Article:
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The Challenging State of British Banking

We started the new season of the Financial Services Club last night with meetings in both London and Edinburgh.  The Financial Services Club runs from autumn to summer, and this is our 12th year of operation after starting our first meetings in London in 2004.  Now in 8 countries and possibly more to come, the years have seen us grow into a fairly substantial force.

Anyways, this week we were honoured to host Anthony Browne, CEO of the British Bankers’ Association at the London Club …

Anthony Browne

… who outlined some of the challenges on the banking landscape today.  And there are many.  He bucketed them into a number of key areas and, bearing in mind that this is under the Chatham House Rule, I thought that I would give my own interpretation of these major areas of challenge.

1. Politics

We have a whole host of issues with regulations and politics from the localised discussions of a British exit from the European Union (EU) – known colloquially as a Brexit – to the challenges of dealing with European regulatory structures.  Most of the UK’s banks are against the idea of leaving the EU, but do find that the Continental Europeans are a little narrow in their thinking.  By way of example, I blogged the other day about the potential inevitability of a Financial Transaction Tax (FTT).  EU MEPs believe that around €35 billion could be raised each year through a FTT.  What they don’t realise is that half of that would be generated by trading placed through the City of London but, assuming other regions do not apply a FTT, it would then mean that most of that trading would move away from the City of London.  We may have a better relationship with the Eurocrats today than we did five years ago when the crisis hit, but the Eurocrats need to be more conscious of the global nature of finance if we are to stay supportive of further integration.  This leads to our second bucket …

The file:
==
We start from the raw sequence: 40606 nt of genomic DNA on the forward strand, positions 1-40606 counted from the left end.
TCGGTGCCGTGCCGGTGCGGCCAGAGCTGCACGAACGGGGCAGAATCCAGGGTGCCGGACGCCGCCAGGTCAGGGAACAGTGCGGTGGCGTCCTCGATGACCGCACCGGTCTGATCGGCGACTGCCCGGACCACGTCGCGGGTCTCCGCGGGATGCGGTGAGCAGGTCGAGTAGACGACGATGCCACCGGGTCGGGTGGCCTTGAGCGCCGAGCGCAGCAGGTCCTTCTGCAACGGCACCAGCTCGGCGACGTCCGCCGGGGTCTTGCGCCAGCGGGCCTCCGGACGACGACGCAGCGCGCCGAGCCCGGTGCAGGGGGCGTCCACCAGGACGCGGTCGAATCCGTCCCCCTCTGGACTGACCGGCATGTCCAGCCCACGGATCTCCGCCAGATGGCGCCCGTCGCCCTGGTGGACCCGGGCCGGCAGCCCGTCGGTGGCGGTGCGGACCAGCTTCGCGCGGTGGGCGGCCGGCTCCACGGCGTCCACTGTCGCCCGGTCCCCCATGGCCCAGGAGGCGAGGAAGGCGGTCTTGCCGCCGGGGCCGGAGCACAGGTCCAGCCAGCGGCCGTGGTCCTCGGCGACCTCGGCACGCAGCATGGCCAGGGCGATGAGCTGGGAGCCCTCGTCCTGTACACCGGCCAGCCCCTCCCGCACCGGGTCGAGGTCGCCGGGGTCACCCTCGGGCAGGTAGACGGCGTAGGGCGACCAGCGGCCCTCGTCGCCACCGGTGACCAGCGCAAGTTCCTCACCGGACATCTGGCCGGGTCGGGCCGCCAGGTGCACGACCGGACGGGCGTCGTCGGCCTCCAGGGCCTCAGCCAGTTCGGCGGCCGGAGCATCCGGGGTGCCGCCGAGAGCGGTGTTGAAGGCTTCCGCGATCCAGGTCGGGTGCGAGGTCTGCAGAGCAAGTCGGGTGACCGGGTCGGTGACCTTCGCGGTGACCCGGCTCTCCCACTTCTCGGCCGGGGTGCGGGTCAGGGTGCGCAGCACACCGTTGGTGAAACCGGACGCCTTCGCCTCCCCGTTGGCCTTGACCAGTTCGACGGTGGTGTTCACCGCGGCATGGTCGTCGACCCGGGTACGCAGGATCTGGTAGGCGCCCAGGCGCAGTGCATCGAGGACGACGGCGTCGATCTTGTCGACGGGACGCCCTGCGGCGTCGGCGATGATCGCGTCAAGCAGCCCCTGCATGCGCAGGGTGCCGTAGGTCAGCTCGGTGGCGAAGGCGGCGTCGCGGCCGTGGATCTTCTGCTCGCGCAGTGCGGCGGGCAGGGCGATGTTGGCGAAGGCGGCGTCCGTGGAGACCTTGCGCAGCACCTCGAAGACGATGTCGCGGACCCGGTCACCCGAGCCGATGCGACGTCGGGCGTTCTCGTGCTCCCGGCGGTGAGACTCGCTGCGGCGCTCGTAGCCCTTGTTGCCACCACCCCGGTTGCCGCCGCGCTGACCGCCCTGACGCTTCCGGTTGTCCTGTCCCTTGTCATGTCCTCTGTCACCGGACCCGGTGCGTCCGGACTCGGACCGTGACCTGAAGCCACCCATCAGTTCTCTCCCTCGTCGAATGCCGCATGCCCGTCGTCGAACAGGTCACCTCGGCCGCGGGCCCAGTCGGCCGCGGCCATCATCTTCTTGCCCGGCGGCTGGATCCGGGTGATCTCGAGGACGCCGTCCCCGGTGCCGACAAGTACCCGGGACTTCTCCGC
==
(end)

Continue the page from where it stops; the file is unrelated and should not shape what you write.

2. Competitiveness

After the crisis hit, and the subsequent scandals, we know that the banking industry needed reform, but is the reform right?  With FTT, bonus caps, ring fencing and more, we are seeing issues arise that are seriously impacting the markets.  For example, George Osbourne has introduced five new bank taxes in the last five years, many of which punish the smaller banks more than the bigger ones.  Equally, and many do not realise this, banks cannot charge VAT but they do pay VAT.  This sector is the one sector that pays more VAT than most others combined.   All of these developments are creating questions about the global competitiveness now and in the long term for the UK Financial Sector and, specifically, for the City of London.  We often talk about banks like HSBC and StanChart moving headquarters overseas, but even moving to Dublin where taxes are lower and wages cheaper is becoming a viable option, particularly for the American banks who see their first European touchdown in Cork.  So London maybe the #1 Global Financial Centre today, but it isn’t a given that it will stay that way.

3. Competition

Competitiveness is a global issue but competition between banks is a more local issue.  We know that the banking industry is too concentrated in the hands of the Big Four banks – HSBC, Barclays, RBS/NatWest and Lloyds.  There may be a number of challenger banks emerging like Santander, Sabadell (TSB), Metro, Tesco, Virgin, Shawbrook, Aldermore, Triodos, Atom, Tandem, Mondo and such like, but will they take market share from the Big Four?  The facts speak for themselves.  In 2001, a trend had emerged during the previous decade of a gradual decline in market share of deposit accounts amongst the UK’s Big Four banks.

Banks 2004

Source: Bank of England, Spring 2004 Quarterly Bulletin